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By Lisa Riordan Seville

A federal judge in Michigan ordered the release of about 100 Iraqi detainees Tuesday, blasting the government for submitting false statements and saying he plans to issue sanctions.

U.S. District Judge Mark Goldsmith said delays by the government in responding to court orders and producing documents in response to a class action lawsuit had "shattered" the families of detained Iraqis facing deportation.

"From the earliest stages of this case," he wrote, "the Government made demonstrably false statements to the Court designed to delay the proceedings."

The ruling is the latest in a series of judicial rebukes to the Trump administration's immigration policies, including this week's battle over the administration's new asylum policy.

Nahrain Hamama and her four children in their church near Detroit, Michigan. Nehrain's husband Usama "Sam" Hamama was detained by ICE along with approximately 100 other Chaldean Christians from Michigan in June 2017. Sam, who came to the U.S. as a child, was being deported for a decades-old criminal conviction. His family worried he could be persecuted for his faith if returned to Iraq.Rachel Woolf / ACLU

The American Civil Liberties Union of Michigan, which represents the Iraqis, has claimed that Immigration and Customs Enforcement lied to the court in order to keep the Iraqis in custody.

"Today's decision is about accountability," said ACLU senior staff attorney Miriam Aukerman. "Judge Goldsmith made it clear that ICE is not above the law."

The ACLU filed the suit in 2017 on behalf of about 1,400 Iraqis facing deportation. Most had either overstayed a visa or have a criminal conviction, some of which date back to the 1980s.

Iraq has historically refused to take back deportees from the U.S. who did not voluntarily agree to return. In early 2017, that policy shifted. Iraq accepted a small charter flight of Iraqis who were already in custody as deportees in exchange for being removed from President Trump's first "travel ban."

Preparing for further deportations, ICE then arrested about 200 more Iraqis, at least half of them in Michigan, many of them Chaldean Christians, a group that had strongly supported President Trump's election. But thousands of pages of government documents released last month indicated that the two countries did not have a clear pledge that Iraq would continue to cooperate.

Astevana Shaya, 28, of Sterling Heights, Mich., wears a Chaldeans Lives Matter T-shirt at a protest on June 12, 2017 in Sterling Heights, Michigan. The arrests of dozens of Iraqi Christians in southeastern Michigan by U.S. immigration officials appear to be among the first roundups of people from Iraq who have long faced deportation, underscoring rising concerns in other immigrant communities.Todd McInturf / Detroit News via AP file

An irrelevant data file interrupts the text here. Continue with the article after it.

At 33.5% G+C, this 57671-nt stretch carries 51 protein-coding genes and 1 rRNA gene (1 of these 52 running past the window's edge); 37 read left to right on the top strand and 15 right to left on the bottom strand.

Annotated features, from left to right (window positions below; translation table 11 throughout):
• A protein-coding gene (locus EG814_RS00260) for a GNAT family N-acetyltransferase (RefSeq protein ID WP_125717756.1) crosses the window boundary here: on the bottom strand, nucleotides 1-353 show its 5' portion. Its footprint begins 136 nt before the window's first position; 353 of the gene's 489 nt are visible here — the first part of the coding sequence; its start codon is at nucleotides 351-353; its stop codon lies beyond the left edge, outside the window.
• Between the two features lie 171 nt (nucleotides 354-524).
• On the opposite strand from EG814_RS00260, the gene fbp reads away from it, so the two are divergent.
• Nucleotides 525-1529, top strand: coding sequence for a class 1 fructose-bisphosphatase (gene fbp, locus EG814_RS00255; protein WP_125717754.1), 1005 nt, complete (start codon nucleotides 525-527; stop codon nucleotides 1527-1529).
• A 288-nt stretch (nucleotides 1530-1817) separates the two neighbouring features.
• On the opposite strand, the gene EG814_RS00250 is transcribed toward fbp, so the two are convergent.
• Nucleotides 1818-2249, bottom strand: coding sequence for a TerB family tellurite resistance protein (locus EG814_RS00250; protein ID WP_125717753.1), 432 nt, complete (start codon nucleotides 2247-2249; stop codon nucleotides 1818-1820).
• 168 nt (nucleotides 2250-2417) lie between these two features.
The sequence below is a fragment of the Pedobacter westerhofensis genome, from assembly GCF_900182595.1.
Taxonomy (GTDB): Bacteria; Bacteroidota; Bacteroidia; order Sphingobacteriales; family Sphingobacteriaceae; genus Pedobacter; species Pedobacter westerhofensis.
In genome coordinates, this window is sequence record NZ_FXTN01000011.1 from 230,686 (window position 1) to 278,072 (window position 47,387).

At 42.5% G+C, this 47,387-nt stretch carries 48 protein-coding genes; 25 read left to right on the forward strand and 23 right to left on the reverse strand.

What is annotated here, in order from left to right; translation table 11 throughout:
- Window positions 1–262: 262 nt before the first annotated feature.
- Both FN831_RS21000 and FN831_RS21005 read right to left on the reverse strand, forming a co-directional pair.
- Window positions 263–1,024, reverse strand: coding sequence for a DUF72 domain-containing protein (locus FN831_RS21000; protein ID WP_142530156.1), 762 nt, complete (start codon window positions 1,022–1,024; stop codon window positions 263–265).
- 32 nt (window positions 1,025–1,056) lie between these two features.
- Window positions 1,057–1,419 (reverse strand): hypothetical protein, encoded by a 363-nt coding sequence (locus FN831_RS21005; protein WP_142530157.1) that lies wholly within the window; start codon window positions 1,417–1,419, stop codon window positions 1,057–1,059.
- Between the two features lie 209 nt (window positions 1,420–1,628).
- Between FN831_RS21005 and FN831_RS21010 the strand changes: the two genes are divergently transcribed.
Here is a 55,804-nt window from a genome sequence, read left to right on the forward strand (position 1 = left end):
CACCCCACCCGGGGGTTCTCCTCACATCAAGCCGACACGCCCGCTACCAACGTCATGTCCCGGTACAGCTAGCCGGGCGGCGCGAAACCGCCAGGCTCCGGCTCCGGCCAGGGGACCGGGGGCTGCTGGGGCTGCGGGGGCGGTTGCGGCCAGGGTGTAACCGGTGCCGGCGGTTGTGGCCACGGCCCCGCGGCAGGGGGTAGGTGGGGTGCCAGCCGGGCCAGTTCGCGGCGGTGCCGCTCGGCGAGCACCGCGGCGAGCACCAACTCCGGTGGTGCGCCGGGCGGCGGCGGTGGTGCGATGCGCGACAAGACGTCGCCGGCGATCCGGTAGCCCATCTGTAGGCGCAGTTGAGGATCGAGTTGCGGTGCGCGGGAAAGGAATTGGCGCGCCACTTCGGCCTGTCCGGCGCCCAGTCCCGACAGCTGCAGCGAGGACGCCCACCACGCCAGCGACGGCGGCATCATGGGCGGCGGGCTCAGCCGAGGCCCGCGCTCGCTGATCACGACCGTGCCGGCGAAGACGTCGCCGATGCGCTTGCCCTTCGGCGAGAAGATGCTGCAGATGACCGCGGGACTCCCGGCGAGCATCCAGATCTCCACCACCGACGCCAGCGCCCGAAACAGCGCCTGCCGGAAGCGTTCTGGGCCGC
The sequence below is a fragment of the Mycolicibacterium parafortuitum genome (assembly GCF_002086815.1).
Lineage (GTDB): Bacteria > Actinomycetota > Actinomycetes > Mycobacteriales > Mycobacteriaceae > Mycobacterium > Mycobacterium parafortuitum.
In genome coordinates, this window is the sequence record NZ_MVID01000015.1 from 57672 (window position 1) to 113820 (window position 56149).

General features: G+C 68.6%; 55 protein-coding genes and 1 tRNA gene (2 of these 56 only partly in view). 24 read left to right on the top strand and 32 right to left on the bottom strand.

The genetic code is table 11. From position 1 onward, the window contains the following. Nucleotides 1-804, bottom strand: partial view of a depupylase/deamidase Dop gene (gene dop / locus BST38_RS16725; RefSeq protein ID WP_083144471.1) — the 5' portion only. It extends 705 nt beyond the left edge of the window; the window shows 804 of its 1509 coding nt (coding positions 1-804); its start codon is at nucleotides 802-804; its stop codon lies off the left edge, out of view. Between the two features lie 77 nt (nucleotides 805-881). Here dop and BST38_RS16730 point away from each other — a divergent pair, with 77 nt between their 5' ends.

That put the Iraqis in custody at risk of remaining detained indefinitely, the ACLU claimed, a violation of a 2001 Supreme Court decision. Attorneys for the Iraqis argued that unless the government could show they would be deported imminently, ICE should free the remaining detainees, some of whom have been locked up for nearly 18 months.

The government has maintained in court filings that Iraq is willing to play ball. ICE did not immediately respond to a request for comment from NBC News.

In his strongly-worded opinion Tuesday, Judge Goldsmith sided with the Iraqis. Any detainee who has been in custody more than six months must be freed within the next 30 days, unless the government can make a case for why an individual should remain detained. Even if released, they still face potential deportation.

Goldsmith also admonished the federal government, saying that sanctions were likely forthcoming.

"[T]he Government has acted ignobly in this case, by failing to comply with court orders, submitting demonstrably false declarations of Government officials, and otherwise violating its litigation obligations—all of which impels this Court to impose sanctions," Goldsmith wrote.

He pointed specifically to the toll detention has taken on families.

"Detention has inflicted grave harm on numerous detainees for which there is no remedy at law," he wrote. "Families have been shattered."

The ruling marks a victory not only for the Iraqis, but also for the integrity of the courts, said Kim Scott, a principal at Miller Canfield Paddock and Stone, which brought the case with the ACLU.

"The judicial system is premised on both sides putting their cards on the table," she said. "The government has been hiding the ball."

But, Scott added, it won't give her clients back the time that has passed.

"It's taken 18 months to get here," she said. "It's devastating. These are people's lives."